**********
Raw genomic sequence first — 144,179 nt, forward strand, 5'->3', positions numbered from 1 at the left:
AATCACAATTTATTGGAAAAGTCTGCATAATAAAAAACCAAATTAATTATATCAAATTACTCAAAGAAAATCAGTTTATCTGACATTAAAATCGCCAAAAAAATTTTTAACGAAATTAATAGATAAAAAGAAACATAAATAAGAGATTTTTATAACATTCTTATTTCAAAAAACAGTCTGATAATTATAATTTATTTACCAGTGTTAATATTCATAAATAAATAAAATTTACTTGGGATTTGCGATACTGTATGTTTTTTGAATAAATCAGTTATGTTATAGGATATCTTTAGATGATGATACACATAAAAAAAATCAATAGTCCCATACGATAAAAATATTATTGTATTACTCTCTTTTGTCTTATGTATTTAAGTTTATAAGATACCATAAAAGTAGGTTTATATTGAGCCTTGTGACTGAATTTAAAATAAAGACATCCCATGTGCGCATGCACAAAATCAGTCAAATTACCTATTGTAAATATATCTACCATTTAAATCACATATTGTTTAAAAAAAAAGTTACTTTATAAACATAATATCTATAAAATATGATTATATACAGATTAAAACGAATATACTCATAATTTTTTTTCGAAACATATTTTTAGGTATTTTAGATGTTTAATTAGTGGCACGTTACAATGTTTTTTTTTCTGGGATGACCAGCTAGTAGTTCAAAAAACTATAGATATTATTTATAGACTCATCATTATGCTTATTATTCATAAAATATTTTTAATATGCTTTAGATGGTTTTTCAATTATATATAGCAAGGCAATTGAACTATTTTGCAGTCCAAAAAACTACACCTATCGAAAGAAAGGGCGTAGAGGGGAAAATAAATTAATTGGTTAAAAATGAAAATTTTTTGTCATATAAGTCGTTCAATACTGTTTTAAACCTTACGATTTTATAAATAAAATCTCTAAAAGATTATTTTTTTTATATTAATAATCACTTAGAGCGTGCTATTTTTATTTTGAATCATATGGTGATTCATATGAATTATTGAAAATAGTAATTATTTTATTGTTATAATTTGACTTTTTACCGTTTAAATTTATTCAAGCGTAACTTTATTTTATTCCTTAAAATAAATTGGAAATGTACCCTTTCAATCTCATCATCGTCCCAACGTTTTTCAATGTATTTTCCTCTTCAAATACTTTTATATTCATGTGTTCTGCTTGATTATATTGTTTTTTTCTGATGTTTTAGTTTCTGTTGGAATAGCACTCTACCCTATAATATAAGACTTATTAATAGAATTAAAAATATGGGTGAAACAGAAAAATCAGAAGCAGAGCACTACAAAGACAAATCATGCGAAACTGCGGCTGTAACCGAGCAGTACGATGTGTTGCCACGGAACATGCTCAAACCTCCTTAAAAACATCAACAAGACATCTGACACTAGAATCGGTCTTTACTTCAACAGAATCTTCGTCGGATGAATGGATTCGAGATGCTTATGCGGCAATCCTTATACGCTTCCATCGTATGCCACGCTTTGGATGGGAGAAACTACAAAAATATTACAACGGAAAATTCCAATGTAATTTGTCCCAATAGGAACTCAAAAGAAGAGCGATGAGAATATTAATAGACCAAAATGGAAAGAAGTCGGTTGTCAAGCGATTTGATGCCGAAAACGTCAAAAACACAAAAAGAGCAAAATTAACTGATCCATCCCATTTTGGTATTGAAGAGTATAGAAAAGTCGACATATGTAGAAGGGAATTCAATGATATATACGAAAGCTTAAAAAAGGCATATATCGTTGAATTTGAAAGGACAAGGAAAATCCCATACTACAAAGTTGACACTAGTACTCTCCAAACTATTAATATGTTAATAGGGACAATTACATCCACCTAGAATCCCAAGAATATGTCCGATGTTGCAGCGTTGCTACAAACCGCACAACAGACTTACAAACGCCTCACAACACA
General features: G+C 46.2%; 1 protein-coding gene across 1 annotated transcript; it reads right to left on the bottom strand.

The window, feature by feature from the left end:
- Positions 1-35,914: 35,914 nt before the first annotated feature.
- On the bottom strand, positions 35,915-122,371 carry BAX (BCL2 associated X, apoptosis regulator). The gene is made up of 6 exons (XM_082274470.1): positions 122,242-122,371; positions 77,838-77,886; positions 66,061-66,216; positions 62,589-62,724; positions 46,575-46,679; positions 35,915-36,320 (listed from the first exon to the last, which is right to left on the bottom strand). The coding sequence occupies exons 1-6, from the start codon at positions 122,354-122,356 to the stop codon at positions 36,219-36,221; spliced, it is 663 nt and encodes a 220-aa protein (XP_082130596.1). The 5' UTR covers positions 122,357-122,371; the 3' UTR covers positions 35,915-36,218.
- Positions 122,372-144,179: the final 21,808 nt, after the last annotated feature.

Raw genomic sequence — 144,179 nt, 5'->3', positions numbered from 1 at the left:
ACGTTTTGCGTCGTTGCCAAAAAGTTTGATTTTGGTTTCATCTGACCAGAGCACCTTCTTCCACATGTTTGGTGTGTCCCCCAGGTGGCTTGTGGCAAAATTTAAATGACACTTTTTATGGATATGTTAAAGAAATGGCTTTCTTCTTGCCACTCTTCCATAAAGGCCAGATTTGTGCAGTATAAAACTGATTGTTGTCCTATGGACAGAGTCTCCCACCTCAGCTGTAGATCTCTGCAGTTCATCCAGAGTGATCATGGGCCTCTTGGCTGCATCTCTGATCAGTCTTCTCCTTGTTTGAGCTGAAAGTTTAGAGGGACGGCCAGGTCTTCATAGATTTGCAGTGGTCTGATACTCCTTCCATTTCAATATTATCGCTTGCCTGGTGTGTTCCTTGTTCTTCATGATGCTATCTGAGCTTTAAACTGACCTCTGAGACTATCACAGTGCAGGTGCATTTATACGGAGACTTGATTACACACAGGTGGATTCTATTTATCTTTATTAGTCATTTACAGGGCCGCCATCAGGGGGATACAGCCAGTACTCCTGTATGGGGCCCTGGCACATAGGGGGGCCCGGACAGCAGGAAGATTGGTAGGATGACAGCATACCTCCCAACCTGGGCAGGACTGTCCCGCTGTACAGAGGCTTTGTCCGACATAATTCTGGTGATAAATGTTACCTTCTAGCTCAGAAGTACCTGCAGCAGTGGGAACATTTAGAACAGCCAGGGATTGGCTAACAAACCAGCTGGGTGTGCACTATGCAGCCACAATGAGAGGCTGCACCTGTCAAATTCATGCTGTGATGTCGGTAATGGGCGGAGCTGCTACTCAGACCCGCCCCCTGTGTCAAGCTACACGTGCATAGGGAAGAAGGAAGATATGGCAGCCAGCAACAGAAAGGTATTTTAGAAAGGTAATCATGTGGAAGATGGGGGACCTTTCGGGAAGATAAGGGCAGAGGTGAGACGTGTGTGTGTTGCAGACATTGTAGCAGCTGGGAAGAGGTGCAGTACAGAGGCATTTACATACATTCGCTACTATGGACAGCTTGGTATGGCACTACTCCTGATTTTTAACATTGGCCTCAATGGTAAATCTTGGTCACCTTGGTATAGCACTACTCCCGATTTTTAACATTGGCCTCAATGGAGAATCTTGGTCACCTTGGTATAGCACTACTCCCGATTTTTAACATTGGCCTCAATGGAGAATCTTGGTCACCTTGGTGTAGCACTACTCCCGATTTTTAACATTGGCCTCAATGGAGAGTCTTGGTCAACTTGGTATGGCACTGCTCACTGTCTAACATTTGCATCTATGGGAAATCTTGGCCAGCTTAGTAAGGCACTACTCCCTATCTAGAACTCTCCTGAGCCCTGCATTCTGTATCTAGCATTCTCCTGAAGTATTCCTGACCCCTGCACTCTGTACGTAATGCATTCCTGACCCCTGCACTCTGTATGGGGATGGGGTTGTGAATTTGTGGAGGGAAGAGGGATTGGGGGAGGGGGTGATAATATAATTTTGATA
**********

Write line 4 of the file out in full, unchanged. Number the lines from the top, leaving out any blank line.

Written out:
The window, feature by feature from the left end: